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Olympian and world champion cyclist Bunki Bankaitis-Davis dies at 63

The respected American cyclist was successful in sport and in her scientific career

Photo by: Darcy Kiefel

After a seven-year battle with cancer, Olympian and former world champion cyclist Bunki Bankaitis-Davis died on Jan. 29, 2021.

Bankaitis-Davis, who was 63 years old, was a five-time member of the United States world championships road cycling team. She competed at the Seoul 1988 and was the first alternate in the Barcelona 1992 Olympics and earned multiple podium results in the the Tour de France Feminin, Tour of Molenheike, Post Giro World Cup, European Spring Classics, Coors Classic and the U.S. Olympic Trials.

Known as a consummate teammate and mentor, Bankaitis-Davis was highly-respected throughout the ranks of women’s cycling, and named United States National Team Captain in 1992. She also raced for some of the top trade teams of the period, including 7-Eleven, Centurion and Look.

photo: Denver Post

A successful scientific career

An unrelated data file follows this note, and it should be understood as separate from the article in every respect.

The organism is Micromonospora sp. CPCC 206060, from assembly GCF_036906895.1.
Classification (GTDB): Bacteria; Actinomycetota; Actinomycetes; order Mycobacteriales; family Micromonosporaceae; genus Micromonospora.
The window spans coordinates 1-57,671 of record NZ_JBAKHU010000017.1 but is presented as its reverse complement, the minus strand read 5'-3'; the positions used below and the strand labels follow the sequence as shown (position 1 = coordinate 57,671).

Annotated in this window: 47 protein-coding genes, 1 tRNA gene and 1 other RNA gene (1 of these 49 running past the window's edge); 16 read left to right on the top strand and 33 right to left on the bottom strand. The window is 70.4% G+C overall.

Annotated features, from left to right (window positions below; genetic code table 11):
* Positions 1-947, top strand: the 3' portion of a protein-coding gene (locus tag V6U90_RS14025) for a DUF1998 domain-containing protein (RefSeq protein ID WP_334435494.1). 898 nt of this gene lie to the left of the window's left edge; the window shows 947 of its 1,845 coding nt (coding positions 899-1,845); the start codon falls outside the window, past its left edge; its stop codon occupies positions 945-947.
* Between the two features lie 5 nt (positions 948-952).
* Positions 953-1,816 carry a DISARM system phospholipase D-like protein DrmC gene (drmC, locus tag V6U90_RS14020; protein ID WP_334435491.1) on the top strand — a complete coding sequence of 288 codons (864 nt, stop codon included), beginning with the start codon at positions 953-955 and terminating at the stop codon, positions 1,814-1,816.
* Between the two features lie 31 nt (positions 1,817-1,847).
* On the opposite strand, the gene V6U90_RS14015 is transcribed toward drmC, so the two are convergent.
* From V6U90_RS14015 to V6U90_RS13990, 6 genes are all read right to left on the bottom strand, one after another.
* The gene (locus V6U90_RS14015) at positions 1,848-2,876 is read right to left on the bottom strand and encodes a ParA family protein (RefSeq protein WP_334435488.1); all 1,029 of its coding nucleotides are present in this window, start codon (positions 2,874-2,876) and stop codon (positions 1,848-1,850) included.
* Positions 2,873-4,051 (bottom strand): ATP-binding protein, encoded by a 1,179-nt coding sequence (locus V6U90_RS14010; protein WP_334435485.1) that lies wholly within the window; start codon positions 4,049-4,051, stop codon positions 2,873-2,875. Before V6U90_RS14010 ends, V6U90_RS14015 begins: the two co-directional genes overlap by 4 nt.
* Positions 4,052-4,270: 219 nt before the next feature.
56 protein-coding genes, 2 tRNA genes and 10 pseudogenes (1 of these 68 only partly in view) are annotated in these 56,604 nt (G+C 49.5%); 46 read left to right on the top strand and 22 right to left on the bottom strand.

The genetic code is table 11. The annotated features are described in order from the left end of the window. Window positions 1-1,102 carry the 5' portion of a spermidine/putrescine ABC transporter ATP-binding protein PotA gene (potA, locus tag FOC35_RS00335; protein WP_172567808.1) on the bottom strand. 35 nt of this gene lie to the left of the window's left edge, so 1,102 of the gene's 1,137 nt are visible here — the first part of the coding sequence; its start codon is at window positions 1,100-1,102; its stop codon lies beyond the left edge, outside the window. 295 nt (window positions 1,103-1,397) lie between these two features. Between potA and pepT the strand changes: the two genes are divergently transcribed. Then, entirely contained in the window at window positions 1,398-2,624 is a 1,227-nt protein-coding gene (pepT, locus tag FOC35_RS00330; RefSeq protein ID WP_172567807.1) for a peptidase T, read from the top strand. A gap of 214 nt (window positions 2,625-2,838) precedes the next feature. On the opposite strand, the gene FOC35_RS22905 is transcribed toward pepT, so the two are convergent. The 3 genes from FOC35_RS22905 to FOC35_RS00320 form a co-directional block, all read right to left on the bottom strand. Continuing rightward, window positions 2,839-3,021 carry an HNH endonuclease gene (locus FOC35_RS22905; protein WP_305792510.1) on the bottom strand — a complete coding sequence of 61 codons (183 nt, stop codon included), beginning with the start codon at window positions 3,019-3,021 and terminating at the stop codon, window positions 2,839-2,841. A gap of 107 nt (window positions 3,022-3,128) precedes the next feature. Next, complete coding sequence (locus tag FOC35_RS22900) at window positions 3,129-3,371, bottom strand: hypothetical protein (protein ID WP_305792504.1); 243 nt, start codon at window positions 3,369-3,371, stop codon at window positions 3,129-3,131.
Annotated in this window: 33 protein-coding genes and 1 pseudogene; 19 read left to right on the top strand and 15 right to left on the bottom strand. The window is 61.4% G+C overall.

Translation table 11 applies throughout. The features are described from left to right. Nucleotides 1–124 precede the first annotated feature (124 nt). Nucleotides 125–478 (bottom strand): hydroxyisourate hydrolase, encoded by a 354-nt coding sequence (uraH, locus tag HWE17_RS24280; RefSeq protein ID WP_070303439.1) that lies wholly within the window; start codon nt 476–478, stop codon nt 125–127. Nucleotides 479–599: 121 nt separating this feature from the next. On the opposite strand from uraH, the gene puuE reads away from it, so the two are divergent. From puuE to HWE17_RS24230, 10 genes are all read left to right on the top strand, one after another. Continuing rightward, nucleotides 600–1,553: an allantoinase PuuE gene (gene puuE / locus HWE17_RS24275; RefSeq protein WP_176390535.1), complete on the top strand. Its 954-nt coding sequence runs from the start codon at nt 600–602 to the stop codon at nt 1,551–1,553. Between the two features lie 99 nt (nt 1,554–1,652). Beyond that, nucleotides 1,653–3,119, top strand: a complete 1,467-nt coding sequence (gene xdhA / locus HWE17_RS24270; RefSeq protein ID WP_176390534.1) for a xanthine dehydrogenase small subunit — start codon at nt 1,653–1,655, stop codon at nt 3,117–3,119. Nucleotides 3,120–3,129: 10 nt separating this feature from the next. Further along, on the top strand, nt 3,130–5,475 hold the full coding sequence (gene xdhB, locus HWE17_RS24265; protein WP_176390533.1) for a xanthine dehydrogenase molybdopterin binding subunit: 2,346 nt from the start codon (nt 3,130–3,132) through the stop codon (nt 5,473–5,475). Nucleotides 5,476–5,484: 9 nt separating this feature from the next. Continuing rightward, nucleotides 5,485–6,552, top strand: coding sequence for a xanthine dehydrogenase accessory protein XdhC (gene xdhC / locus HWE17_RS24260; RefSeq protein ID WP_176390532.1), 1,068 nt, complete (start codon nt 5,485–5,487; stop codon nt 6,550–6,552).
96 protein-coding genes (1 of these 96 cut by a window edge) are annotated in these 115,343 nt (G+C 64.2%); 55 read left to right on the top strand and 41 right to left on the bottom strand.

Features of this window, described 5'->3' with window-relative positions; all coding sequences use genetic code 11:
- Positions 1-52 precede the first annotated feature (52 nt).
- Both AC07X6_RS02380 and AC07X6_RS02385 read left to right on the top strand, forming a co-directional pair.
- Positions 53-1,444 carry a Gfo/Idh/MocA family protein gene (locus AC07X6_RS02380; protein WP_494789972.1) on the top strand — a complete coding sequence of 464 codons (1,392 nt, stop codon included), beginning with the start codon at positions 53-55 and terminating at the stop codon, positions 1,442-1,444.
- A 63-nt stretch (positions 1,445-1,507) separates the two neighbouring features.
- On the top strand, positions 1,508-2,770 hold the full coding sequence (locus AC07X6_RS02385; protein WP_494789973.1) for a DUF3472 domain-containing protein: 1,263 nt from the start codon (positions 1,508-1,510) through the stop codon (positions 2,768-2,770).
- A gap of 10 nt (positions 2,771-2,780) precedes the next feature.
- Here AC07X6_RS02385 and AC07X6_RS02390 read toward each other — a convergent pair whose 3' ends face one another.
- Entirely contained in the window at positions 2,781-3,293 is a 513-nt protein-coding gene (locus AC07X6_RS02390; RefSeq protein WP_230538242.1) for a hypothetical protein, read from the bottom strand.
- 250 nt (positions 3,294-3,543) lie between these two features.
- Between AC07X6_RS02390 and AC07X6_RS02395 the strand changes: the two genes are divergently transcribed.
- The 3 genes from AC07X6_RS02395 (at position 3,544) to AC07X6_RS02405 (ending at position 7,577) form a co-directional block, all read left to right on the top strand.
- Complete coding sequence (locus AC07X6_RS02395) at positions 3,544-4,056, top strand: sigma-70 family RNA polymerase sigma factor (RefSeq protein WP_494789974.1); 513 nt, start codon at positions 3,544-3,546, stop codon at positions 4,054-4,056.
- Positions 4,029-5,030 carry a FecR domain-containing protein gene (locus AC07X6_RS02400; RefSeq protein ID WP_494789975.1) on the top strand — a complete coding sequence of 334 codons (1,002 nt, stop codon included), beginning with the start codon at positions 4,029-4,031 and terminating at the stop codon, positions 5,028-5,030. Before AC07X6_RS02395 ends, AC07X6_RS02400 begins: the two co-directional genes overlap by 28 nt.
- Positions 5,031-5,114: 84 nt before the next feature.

Bankaitis-Davis retired from competitive cycling at the end of the 1992 season. Armed with a Ph.D. in Synthetic Organic Chemistry from the University of North Carolina, she embarked on a successful 20-year career as a translational scientist. With a focus on drug and diagnostic development in corporate, entrepreneurial and consultative environments, in 1998, she co-founded Source MDx, a privately held molecular diagnostics company in Boulder, Colorado. Recently, she served as vice president of quality and laboratory operations for Scipher Medicine, in Boston.

Photo: Casey Gibson

After her racing career, Bankaitis-Davis also served on the United States Cycling Federation’s Board of Directors, the United States Olympic Committee Athletes Advisory Council and Sport, Science & Technology Committee, and the USA Cycling Athlete Selection Committee.

Bankaitis-Davis is survived by her husband, Chip, and son, Armen, who has a cycling career of his own racing in downhill mtb junior and elite/pro categories.